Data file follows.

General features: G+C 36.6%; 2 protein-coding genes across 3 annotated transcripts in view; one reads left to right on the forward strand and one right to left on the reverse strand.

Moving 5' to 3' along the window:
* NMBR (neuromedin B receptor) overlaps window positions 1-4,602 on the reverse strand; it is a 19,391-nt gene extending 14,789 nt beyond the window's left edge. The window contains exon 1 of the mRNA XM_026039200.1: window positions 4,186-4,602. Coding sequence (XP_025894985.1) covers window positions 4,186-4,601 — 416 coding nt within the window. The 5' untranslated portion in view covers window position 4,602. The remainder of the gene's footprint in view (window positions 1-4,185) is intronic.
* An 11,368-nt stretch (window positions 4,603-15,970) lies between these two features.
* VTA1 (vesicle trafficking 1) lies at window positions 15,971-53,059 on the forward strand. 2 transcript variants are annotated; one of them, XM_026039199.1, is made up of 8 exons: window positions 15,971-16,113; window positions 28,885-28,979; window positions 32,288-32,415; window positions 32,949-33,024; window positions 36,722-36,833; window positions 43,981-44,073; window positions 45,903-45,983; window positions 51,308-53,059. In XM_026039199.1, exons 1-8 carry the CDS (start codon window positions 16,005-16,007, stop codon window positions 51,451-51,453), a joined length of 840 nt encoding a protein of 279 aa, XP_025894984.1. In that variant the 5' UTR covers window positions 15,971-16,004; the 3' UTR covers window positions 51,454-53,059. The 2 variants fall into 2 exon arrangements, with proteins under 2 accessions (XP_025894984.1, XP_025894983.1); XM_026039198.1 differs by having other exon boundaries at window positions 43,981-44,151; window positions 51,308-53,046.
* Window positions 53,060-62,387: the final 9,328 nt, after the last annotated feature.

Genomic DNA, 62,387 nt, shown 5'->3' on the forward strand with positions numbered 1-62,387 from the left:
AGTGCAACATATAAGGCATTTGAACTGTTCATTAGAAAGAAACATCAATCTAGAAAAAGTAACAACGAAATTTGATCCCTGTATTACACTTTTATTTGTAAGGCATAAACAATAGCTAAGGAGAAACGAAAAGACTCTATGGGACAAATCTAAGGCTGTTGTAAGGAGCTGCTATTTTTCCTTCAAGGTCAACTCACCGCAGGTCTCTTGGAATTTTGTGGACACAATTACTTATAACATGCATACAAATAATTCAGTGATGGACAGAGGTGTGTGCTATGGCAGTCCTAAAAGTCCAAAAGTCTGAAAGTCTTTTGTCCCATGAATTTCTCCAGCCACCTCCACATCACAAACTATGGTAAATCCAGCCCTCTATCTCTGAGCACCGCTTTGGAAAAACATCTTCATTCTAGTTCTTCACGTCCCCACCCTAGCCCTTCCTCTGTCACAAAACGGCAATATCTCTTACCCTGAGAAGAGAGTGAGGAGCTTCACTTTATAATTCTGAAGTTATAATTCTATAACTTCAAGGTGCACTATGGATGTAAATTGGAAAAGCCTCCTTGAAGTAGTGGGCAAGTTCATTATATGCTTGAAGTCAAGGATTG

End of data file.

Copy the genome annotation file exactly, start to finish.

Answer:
General features: G+C 36.6%; 2 protein-coding genes across 3 annotated transcripts in view; one reads left to right on the forward strand and one right to left on the reverse strand.

Moving 5' to 3' along the window:
* NMBR (neuromedin B receptor) overlaps window positions 1-4,602 on the reverse strand; it is a 19,391-nt gene extending 14,789 nt beyond the window's left edge. The window contains exon 1 of the mRNA XM_026039200.1: window positions 4,186-4,602. Coding sequence (XP_025894985.1) covers window positions 4,186-4,601 — 416 coding nt within the window. The 5' untranslated portion in view covers window position 4,602. The remainder of the gene's footprint in view (window positions 1-4,185) is intronic.
* An 11,368-nt stretch (window positions 4,603-15,970) lies between these two features.
* VTA1 (vesicle trafficking 1) lies at window positions 15,971-53,059 on the forward strand. 2 transcript variants are annotated; one of them, XM_026039199.1, is made up of 8 exons: window positions 15,971-16,113; window positions 28,885-28,979; window positions 32,288-32,415; window positions 32,949-33,024; window positions 36,722-36,833; window positions 43,981-44,073; window positions 45,903-45,983; window positions 51,308-53,059. In XM_026039199.1, exons 1-8 carry the CDS (start codon window positions 16,005-16,007, stop codon window positions 51,451-51,453), a joined length of 840 nt encoding a protein of 279 aa, XP_025894984.1. In that variant the 5' UTR covers window positions 15,971-16,004; the 3' UTR covers window positions 51,454-53,059. The 2 variants fall into 2 exon arrangements, with proteins under 2 accessions (XP_025894984.1, XP_025894983.1); XM_026039198.1 differs by having other exon boundaries at window positions 43,981-44,151; window positions 51,308-53,046.
* Window positions 53,060-62,387: the final 9,328 nt, after the last annotated feature.

Genomic DNA, 62,387 nt, shown 5'->3' on the forward strand with positions numbered 1-62,387 from the left:
AGTGCAACATATAAGGCATTTGAACTGTTCATTAGAAAGAAACATCAATCTAGAAAAAGTAACAACGAAATTTGATCCCTGTATTACACTTTTATTTGTAAGGCATAAACAATAGCTAAGGAGAAACGAAAAGACTCTATGGGACAAATCTAAGGCTGTTGTAAGGAGCTGCTATTTTTCCTTCAAGGTCAACTCACCGCAGGTCTCTTGGAATTTTGTGGACACAATTACTTATAACATGCATACAAATAATTCAGTGATGGACAGAGGTGTGTGCTATGGCAGTCCTAAAAGTCCAAAAGTCTGAAAGTCTTTTGTCCCATGAATTTCTCCAGCCACCTCCACATCACAAACTATGGTAAATCCAGCCCTCTATCTCTGAGCACCGCTTTGGAAAAACATCTTCATTCTAGTTCTTCACGTCCCCACCCTAGCCCTTCCTCTGTCACAAAACGGCAATATCTCTTACCCTGAGAAGAGAGTGAGGAGCTTCACTTTATAATTCTGAAGTTATAATTCTATAACTTCAAGGTGCACTATGGATGTAAATTGGAAAAGCCTCCTTGAAGTAGTGGGCAAGTTCATTATATGCTTGAAGTCAAGGATTG